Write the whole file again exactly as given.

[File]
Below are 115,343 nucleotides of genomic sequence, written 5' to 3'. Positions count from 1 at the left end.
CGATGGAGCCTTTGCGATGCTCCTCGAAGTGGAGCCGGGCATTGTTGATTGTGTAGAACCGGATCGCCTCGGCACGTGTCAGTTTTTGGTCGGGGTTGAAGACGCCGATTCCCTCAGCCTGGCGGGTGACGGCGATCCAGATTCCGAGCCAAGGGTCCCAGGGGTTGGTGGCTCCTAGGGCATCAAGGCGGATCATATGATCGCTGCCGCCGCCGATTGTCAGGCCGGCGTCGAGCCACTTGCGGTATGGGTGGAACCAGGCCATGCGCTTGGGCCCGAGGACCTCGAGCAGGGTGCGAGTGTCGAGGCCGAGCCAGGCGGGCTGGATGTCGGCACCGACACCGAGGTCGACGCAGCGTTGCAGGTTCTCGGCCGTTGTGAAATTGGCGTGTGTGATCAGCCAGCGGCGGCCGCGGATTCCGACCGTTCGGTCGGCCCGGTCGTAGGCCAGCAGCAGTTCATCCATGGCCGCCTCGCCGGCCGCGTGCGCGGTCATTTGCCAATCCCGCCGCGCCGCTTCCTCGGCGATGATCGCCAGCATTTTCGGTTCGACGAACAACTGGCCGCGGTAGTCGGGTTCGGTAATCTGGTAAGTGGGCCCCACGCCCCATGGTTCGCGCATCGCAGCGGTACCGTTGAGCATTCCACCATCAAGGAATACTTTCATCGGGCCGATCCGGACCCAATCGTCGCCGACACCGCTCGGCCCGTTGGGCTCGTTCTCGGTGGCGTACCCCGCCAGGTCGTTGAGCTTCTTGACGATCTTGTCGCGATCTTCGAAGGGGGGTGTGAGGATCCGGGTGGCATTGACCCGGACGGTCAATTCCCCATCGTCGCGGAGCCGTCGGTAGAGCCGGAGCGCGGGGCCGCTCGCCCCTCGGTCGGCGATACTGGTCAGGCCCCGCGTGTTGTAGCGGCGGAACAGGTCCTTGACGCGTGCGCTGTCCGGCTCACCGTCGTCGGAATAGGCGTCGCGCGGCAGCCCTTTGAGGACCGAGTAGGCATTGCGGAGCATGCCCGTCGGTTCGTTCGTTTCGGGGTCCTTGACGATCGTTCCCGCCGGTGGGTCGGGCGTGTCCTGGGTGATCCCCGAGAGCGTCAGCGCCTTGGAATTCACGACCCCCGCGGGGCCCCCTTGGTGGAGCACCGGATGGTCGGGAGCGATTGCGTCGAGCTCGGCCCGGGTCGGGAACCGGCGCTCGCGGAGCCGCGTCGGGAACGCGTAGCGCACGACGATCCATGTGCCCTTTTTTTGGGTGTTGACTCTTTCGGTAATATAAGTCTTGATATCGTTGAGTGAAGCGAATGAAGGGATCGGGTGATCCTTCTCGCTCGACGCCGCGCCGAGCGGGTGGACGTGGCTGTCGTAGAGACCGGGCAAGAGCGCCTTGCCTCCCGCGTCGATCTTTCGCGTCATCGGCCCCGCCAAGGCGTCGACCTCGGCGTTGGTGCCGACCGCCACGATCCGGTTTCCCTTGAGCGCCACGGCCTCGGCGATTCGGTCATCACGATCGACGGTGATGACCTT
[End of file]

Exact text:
Below are 115,343 nucleotides of genomic sequence, written 5' to 3'. Positions count from 1 at the left end.
CGATGGAGCCTTTGCGATGCTCCTCGAAGTGGAGCCGGGCATTGTTGATTGTGTAGAACCGGATCGCCTCGGCACGTGTCAGTTTTTGGTCGGGGTTGAAGACGCCGATTCCCTCAGCCTGGCGGGTGACGGCGATCCAGATTCCGAGCCAAGGGTCCCAGGGGTTGGTGGCTCCTAGGGCATCAAGGCGGATCATATGATCGCTGCCGCCGCCGATTGTCAGGCCGGCGTCGAGCCACTTGCGGTATGGGTGGAACCAGGCCATGCGCTTGGGCCCGAGGACCTCGAGCAGGGTGCGAGTGTCGAGGCCGAGCCAGGCGGGCTGGATGTCGGCACCGACACCGAGGTCGACGCAGCGTTGCAGGTTCTCGGCCGTTGTGAAATTGGCGTGTGTGATCAGCCAGCGGCGGCCGCGGATTCCGACCGTTCGGTCGGCCCGGTCGTAGGCCAGCAGCAGTTCATCCATGGCCGCCTCGCCGGCCGCGTGCGCGGTCATTTGCCAATCCCGCCGCGCCGCTTCCTCGGCGATGATCGCCAGCATTTTCGGTTCGACGAACAACTGGCCGCGGTAGTCGGGTTCGGTAATCTGGTAAGTGGGCCCCACGCCCCATGGTTCGCGCATCGCAGCGGTACCGTTGAGCATTCCACCATCAAGGAATACTTTCATCGGGCCGATCCGGACCCAATCGTCGCCGACACCGCTCGGCCCGTTGGGCTCGTTCTCGGTGGCGTACCCCGCCAGGTCGTTGAGCTTCTTGACGATCTTGTCGCGATCTTCGAAGGGGGGTGTGAGGATCCGGGTGGCATTGACCCGGACGGTCAATTCCCCATCGTCGCGGAGCCGTCGGTAGAGCCGGAGCGCGGGGCCGCTCGCCCCTCGGTCGGCGATACTGGTCAGGCCCCGCGTGTTGTAGCGGCGGAACAGGTCCTTGACGCGTGCGCTGTCCGGCTCACCGTCGTCGGAATAGGCGTCGCGCGGCAGCCCTTTGAGGACCGAGTAGGCATTGCGGAGCATGCCCGTCGGTTCGTTCGTTTCGGGGTCCTTGACGATCGTTCCCGCCGGTGGGTCGGGCGTGTCCTGGGTGATCCCCGAGAGCGTCAGCGCCTTGGAATTCACGACCCCCGCGGGGCCCCCTTGGTGGAGCACCGGATGGTCGGGAGCGATTGCGTCGAGCTCGGCCCGGGTCGGGAACCGGCGCTCGCGGAGCCGCGTCGGGAACGCGTAGCGCACGACGATCCATGTGCCCTTTTTTTGGGTGTTGACTCTTTCGGTAATATAAGTCTTGATATCGTTGAGTGAAGCGAATGAAGGGATCGGGTGATCCTTCTCGCTCGACGCCGCGCCGAGCGGGTGGACGTGGCTGTCGTAGAGACCGGGCAAGAGCGCCTTGCCTCCCGCGTCGATCTTTCGCGTCATCGGCCCCGCCAAGGCGTCGACCTCGGCGTTGGTGCCGACCGCCACGATCCGGTTTCCCTTGAGCGCCACGGCCTCGGCGATTCGGTCATCACGATCGACGGTGATGACCTT